One of the biggest stories in PC gaming recently is the brilliant Sims 3 blog Alice and Kev. Author Robin Burkinshaw created a father/daughter duo of Sims, turned their lot into a rundown park, and played them as “homeless” Sims. The blog is fantastic and a great read, even if you’re not a Sims 3 fan. Burkinshaw updates daily with interesting, concise posts detailing the lives of the insane Kev and his unlucky, good-hearted daughter Alice.
The Sims 3 allows users to package their content — Sims, clothing, items, houses, etc. — and share them online with other users. Naturally, Alice and Kev are available for free download from The Sims exchange. I was intrigued at the thought of playing homeless Sims, as my playstyle in the game tends to be very perfectionist. There were several things I didn’t like about Alice and Kev, though, namely their traits and their physical looks.
So I decided to create my own homeless Sims. Meet Keeley and Lianna McGee.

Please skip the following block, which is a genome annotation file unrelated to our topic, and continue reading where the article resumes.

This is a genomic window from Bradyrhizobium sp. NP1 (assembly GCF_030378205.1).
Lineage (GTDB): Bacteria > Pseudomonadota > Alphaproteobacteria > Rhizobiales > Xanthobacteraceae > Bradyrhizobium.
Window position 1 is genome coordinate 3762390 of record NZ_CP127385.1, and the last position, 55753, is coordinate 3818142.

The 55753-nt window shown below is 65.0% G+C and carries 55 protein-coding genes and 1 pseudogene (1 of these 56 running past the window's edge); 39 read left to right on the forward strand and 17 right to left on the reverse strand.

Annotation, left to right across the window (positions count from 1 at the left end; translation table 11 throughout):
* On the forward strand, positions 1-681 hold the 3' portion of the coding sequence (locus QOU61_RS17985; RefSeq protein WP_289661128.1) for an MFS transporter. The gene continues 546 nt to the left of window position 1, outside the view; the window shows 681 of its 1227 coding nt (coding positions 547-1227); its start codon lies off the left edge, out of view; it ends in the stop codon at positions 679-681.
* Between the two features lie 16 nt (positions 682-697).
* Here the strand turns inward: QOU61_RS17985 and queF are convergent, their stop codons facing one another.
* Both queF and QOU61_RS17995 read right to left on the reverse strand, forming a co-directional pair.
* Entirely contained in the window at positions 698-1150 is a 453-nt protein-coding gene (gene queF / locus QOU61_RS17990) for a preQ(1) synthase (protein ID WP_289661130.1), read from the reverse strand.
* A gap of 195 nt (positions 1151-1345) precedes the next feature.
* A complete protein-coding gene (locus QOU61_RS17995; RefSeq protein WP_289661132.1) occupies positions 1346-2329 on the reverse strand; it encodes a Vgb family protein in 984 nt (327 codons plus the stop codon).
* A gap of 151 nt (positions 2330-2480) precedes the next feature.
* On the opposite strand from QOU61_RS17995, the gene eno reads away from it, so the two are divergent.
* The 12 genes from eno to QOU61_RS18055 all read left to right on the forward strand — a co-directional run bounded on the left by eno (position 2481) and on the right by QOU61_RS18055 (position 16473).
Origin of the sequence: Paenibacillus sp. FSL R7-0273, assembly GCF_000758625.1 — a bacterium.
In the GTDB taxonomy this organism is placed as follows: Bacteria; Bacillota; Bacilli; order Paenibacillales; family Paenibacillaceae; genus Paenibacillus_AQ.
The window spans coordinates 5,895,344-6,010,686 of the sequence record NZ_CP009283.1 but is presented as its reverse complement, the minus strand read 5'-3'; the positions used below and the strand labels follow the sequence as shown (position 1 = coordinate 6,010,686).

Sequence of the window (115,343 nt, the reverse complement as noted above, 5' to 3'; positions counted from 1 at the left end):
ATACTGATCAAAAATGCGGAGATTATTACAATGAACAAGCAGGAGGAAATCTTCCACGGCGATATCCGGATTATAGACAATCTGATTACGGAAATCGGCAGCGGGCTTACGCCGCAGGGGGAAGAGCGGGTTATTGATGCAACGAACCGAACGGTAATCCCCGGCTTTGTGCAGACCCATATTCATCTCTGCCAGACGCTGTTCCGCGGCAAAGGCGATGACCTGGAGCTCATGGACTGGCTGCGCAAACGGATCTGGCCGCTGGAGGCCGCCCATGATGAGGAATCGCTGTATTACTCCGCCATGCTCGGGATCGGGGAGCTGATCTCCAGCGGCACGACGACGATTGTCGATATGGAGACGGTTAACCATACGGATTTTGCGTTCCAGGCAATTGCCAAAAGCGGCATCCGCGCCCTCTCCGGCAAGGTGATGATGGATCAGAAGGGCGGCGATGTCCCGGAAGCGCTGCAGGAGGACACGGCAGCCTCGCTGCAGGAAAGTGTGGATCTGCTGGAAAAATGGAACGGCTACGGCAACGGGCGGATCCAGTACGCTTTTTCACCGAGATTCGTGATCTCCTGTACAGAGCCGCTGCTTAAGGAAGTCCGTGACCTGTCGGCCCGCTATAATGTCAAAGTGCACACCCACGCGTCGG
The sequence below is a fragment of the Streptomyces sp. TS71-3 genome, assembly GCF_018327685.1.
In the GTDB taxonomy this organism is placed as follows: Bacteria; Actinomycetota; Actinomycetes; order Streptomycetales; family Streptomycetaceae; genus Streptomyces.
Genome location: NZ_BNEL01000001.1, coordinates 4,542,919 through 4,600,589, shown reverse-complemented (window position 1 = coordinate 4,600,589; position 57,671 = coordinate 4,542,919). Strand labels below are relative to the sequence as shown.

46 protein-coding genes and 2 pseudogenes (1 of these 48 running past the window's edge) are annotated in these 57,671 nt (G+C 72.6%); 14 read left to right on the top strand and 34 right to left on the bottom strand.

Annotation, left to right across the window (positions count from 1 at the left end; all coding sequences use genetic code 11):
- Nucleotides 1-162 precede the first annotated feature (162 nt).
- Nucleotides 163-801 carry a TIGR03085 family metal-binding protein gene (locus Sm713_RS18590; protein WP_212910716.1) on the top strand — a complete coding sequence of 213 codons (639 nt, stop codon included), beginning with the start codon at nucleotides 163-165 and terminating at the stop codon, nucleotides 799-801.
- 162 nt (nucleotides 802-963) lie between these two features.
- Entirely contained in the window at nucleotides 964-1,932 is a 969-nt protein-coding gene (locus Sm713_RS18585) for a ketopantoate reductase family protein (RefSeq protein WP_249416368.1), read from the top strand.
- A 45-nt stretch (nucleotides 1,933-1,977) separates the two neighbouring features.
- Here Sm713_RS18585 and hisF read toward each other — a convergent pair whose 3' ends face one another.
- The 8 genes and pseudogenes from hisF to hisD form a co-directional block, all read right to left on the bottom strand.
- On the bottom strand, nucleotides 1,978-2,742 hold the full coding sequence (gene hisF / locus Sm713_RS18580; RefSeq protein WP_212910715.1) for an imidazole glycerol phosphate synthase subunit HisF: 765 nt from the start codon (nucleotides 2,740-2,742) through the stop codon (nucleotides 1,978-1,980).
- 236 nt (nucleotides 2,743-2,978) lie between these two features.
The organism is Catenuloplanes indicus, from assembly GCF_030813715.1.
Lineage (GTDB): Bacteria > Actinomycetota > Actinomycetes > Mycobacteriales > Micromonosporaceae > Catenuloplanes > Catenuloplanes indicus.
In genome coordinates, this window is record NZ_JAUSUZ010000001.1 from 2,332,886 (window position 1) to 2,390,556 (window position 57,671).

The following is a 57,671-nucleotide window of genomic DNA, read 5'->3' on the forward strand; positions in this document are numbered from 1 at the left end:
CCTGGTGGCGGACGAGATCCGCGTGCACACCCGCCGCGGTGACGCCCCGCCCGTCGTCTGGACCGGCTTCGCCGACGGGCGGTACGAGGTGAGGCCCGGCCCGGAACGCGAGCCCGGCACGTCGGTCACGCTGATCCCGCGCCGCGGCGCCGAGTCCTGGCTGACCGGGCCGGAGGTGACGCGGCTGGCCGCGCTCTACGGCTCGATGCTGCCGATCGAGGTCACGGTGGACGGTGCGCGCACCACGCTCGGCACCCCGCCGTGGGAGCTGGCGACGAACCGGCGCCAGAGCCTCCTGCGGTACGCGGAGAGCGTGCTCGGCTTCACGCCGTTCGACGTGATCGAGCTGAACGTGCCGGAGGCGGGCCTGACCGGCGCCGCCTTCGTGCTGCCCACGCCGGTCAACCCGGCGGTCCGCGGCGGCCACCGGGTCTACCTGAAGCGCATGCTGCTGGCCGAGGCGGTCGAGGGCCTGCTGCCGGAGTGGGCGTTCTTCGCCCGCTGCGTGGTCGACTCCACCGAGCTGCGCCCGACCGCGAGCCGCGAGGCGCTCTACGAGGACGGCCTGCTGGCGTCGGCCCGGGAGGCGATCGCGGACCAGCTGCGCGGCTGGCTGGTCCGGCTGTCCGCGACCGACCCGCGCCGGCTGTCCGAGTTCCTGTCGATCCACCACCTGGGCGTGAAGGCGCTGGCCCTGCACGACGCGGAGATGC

Keeley, on the left, is a brave but absent-minded mooch. She’s also frugal and loves fishing. Her daughter, Lianna, is brave as well (I think she has to be, having grown up homeless), loves the outdoors, has a green thumb, and is a kleptomaniac.
I figured Keeley, a woman who probably only recently became homeless due to the bad economy, would rely on frugality and the kindness of others to help her through her tough times. Lianna, on the other hand, was only a small child when they were evicted, so she’s grown up with traits that are more suited to survivability — particularly stealing.